Marshwood Arts Awards – An absorbing and eclectic exhibition

Lord Bath photo- June 2015After months of planning and administration The Marshwood Arts Awards exhibition is nearly upon us and as well as a few new initiatives for this year’s exhibition, there have also been a few surprises.

The entries are in and the judges have seen all the work in their categories, however there is one vote that we won’t know the outcome of until the winner’s work is delivered to the Bridport Arts Centre for the exhibition that begins on October 24.

The judges have chosen which artists and makers they would like to see exhibited, but a new twist to the Marshwood Arts Awards this year is the addition of an option for anyone to vote for one more artist to be added to the exhibition.

Visitors to the Awards website can view all of the entries and can choose which artist they would like to see at the exhibition.

‘It’s a simple system’ said Victoria Byrne, administrator of the Awards. ‘Anyone who would like to make their own choice can visit and click on the ‘Public Vote’ section to view the work. They can simply choose which piece of work they like best and click on it to vote. There is only one vote per person and the artist with the most votes will be offered a place in the exhibition.’

The Public Vote will be available online at until October 7.

Another addition to this year’s Awards initiative is the addition of the ‘Collector’s Choice’. Two collectors have been approached and asked to view the judges’ selections and give an indication of which piece of work they find the most interesting. Lord Bath of Longleat and Sarah Wild of Puncknowle Manor Estate have agreed to select Collector’s Choices for this year.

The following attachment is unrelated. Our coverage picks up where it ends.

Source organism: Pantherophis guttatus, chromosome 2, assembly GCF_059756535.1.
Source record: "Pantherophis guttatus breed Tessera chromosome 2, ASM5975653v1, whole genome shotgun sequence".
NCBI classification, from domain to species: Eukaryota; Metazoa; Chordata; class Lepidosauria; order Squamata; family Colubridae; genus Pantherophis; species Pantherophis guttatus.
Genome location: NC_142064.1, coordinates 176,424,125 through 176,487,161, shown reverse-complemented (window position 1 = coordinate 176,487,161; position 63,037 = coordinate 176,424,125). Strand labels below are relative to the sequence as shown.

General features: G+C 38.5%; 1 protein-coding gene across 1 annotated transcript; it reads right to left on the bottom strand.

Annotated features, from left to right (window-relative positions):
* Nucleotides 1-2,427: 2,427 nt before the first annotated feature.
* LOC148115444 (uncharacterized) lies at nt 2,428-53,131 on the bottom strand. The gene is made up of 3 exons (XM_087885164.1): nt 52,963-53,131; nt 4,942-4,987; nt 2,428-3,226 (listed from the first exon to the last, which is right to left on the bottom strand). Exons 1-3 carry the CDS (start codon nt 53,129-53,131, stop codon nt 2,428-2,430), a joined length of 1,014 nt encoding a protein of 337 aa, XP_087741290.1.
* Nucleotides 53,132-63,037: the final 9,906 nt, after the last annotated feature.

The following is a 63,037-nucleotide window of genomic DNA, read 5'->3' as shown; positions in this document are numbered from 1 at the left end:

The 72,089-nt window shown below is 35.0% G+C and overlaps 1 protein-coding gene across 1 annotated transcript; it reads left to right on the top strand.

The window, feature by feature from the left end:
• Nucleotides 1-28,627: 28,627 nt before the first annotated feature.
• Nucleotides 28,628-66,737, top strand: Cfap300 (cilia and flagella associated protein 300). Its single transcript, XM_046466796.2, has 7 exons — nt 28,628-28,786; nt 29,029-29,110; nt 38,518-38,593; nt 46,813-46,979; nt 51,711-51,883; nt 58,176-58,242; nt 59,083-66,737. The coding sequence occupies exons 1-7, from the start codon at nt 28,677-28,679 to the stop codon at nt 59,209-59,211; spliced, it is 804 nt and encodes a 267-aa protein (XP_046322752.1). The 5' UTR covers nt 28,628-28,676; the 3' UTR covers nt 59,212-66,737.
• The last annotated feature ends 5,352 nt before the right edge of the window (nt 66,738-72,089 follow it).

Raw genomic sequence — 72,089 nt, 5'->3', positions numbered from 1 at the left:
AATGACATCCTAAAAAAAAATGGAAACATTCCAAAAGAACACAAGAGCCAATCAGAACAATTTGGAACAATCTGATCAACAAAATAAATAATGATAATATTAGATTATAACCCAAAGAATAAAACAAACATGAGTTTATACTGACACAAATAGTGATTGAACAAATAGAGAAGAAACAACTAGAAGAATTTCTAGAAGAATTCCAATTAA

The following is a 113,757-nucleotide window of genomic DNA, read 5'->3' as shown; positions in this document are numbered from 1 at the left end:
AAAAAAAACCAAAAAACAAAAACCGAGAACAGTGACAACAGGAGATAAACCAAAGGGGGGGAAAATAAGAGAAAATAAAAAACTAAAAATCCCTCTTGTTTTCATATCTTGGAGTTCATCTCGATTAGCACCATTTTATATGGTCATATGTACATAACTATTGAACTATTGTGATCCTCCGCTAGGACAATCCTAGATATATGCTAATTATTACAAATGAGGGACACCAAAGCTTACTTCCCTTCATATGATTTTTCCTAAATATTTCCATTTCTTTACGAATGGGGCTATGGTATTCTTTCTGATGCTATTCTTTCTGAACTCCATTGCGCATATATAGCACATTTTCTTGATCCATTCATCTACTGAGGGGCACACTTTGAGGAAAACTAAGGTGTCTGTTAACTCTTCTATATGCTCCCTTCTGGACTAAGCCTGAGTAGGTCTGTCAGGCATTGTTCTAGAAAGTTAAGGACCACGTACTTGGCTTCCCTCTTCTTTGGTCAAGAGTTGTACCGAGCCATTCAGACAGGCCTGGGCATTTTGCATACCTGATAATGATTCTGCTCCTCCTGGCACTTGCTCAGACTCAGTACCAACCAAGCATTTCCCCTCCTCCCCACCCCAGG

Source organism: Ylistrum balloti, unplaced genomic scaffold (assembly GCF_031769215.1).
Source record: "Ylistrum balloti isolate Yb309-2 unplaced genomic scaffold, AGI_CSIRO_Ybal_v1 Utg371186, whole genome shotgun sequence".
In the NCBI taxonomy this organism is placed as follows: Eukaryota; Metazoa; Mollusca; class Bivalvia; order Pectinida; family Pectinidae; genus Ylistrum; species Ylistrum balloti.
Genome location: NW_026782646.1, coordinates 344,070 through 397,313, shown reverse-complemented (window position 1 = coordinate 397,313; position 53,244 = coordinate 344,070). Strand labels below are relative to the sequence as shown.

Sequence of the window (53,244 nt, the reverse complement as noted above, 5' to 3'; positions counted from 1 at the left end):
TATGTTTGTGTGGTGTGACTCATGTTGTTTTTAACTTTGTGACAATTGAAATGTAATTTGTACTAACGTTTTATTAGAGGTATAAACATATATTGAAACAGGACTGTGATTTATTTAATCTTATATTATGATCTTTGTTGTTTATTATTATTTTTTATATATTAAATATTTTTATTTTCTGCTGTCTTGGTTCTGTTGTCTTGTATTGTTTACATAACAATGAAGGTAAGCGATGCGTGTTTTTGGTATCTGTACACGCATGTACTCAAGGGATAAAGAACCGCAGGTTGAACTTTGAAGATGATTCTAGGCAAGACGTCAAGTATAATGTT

Lord Bath, whose home at Longleat is currently the subject of a BBC documentary series, All Change at Longleat, met with Victoria Byrne to look over the entries. ‘He was very generous and enthusiastic and definitely knew what he was interested in.’ said Victoria. Agreeing that there was a ‘lot of talent’ amongst the entries, Lord Bath chose what he explained was the work that he ‘would be most likely to buy’ if he saw it on an exhibition wall. Both Lord Bath’s and Sarah Wild’s choices will be announced when the exhibition opens.

Now in its third year the Marshwood Arts Awards has always attracted a fascinating mix of entries and the final exhibition, of artists and makers chosen by the judges, has proved to be unique and absorbing. This year has been no different with entries in some categories of such high quality, especially in Painting & Drawing that some judges have requested to be allowed to include extra works that they felt were worthy of mention.

A short film made by Lawrence Moore of Earthrod Productions will also be shown at the exhibition. Including interviews with past winners, past judges as well as this year’s judges, it gives some fascinating and thought-provoking insights into the importance of the arts in the South West and beyond. It also shows the value of initiatives such as these Awards.